But these aspects aside, the biggest obstacle is the knowledge of these cards needed. They represent a barrier to entry for both new and returning players. For new players, it is undoubtedly easier to pick up the game if all the available cards are visually consistent, are not “subsets” of expansions from another game, and don’t need any extra rules to interpret and use them correctly. For returning players, they represent an additional universe of unknown dilemmas and gameplay trickery that a 2E-savvy opponent could unleash upon an unsuspecting “old school” 1E player – and that’s on top of a wealth of new virtual cards they may be unfamiliar with (but at least the new 1E format cards are tested for use in a balanced 1E environment).

Convert or Die?
Since the CC began making new 1E template expansions with Life From Lifelessness, there has been a mandate to convert 2EBC cards onto the 1E template. One thing this has achieved is to take overpowered 2E mechanics (for example, ways to cheat past dilemmas using the old version of Dominion Hierarchy, or excessive and easy bonus points for escorting a captive using the old version of Labor Camp) and tamed this functionality to better fit with a balanced 1E environment. While these cards have been largely well received, the process of getting through all the 2EBC cards is slow, with only about 30% of cards converted over the last 5 years. Would a further 10 years to complete this process be tolerable, or have we effectively reached (or are we nearing) a tipping point?

While there may be a long term objective to convert all cards, within the design of each expansion, converting a 2EBC card is not a sufficient reason for doing so in and of itself. The designers should never feel compelled to do so if it doesn’t fit with the set or have a specific gameplay need, and it shouldn’t become a box-ticking exercise where every expansion has to contain X number of conversions regardless. Equally, we don’t want to place limits on the creativity of the designers. For example, if it is decided in the future to do a version of B-4 on a 1E template, the designers might do better to create a card from scratch, rather than limiting themselves to converting the 2E version, and finding a way to shoehorn the 2E ‘Intelligence’ skill onto a Non-Aligned personnel!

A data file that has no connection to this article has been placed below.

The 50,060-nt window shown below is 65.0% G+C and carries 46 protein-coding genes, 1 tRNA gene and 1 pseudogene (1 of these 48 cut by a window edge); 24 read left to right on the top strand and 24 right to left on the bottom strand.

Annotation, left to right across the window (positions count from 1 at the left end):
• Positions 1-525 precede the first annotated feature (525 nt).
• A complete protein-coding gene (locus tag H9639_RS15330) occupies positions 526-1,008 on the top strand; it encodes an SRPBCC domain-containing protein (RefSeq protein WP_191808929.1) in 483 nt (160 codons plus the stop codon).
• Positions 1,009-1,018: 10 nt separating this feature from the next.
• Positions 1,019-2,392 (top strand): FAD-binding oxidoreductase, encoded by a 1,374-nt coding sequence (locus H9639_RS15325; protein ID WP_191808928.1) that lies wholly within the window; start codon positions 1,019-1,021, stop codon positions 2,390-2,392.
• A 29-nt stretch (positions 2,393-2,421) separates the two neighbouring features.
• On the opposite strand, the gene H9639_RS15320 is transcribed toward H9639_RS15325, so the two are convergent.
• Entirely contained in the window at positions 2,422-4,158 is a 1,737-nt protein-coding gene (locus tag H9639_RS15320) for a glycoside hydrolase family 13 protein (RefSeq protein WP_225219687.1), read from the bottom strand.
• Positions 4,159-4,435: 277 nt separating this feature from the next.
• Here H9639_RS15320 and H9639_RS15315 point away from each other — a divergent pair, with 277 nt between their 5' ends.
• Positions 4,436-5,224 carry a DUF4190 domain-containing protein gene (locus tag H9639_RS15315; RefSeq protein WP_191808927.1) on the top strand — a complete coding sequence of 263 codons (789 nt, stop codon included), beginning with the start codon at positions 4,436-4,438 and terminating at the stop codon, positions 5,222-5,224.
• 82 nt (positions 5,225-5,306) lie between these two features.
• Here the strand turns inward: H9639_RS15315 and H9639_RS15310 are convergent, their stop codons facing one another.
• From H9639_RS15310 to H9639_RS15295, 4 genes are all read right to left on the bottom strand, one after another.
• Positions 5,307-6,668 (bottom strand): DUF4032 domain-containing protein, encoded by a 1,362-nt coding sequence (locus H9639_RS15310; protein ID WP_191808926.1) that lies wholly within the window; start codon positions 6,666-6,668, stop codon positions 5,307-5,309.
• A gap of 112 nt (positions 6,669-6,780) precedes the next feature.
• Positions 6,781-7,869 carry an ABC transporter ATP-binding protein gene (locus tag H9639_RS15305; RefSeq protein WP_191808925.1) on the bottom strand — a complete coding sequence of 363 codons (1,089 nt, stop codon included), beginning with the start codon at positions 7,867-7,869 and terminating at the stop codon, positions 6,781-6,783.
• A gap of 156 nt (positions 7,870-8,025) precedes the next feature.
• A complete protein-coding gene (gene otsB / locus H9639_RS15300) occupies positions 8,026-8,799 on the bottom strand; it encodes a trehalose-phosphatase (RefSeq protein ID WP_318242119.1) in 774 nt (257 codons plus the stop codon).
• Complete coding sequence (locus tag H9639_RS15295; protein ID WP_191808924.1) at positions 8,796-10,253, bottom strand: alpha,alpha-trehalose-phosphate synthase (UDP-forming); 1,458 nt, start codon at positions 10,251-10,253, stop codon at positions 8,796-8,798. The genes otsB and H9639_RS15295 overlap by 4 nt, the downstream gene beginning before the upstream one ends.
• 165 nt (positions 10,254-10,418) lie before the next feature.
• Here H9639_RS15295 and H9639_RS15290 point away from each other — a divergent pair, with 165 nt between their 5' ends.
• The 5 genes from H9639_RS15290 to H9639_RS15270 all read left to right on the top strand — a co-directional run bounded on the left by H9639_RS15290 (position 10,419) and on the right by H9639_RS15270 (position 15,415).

Is there any point spending valuable resources on unused (or infrequently used) 2EBC cards? Looking at deck statistics, there are over 100 2EBC cards which have never featured in any 1E decklist. Every card converted requires a lot of work from various departments of the CC. Converting a 2EBC card can potentially take the place of a more interesting new card. (We don’t want a repetition of the converted dilemmas seen in recent blocks that were widely considered to be too weak for the 1E environment.) Removing 2EBC will reduce the burden on Art (needing to find an exact image match with the original) and on Design and Playtest teams (not needing to worry about hundreds of potentially unwanted interactions with as-yet-unconverted 2EBC cards). Also, some conversions turn a personnel’s ability into a special download – which could mean 2 slots used just to convert the functionality of one personnel. Removing 2EBC would open up space for more “new” cards in a regular expansion!

In some cases, the opportunity for a conversion may not arise for some time. For example, the Fortune wasn’t converted in The Next Generation in favor of reprinting the universal Mercenary Raider from 1994! That seems to indicate that it didn’t have a place in 1E and perhaps not all cards need to be converted. If it does ever receive a conversion in the future, it either won’t fit with the existing 1E Mercenary Raiders gang, or it will have to wait until TNG falls under the spotlight again, and Design have exhausted other material to the point where they want to re-vamp that “Stone of Gol” crew. Is that a desirable outcome, or should we just remove this dead wood now?

By now, the majority of the useful 2EBC cards have been converted. Some still remain, notably Starfleet affiliation cards - but many of these will be converted soon with mirror universe Starfleet on the horizon, and an Enterprise-era block beyond that. As such, one “final push” to convert say an expansion’s worth of the remaining useful 2EBC cards looks achievable. No-one wants to rob players of their favorite 2EBC cards overnight, so we can ask the community for input on what they want converted – but let’s have those favorite 2EBC personnel, ships, and mechanics on fully tested cards designed to work in the 1E environment! Then the remaining cards, the ones that aren’t used or worth the effort of conversion, can simply be discarded to simplify the game.

This doesn’t shut the door on converting others in future, from time to time, should there still be 2EBC mechanics and personnel that would be a good fit in 1E. Much like 1E will occasionally draw inspiration from non-BC cards in 2E and produce a “pseudo-conversion”, if it could benefit 1E. And the door is slowly shutting on the 2EBC universe anyway, as the existing conversion procedure effectively removes these old 2EBC versions as part of the process.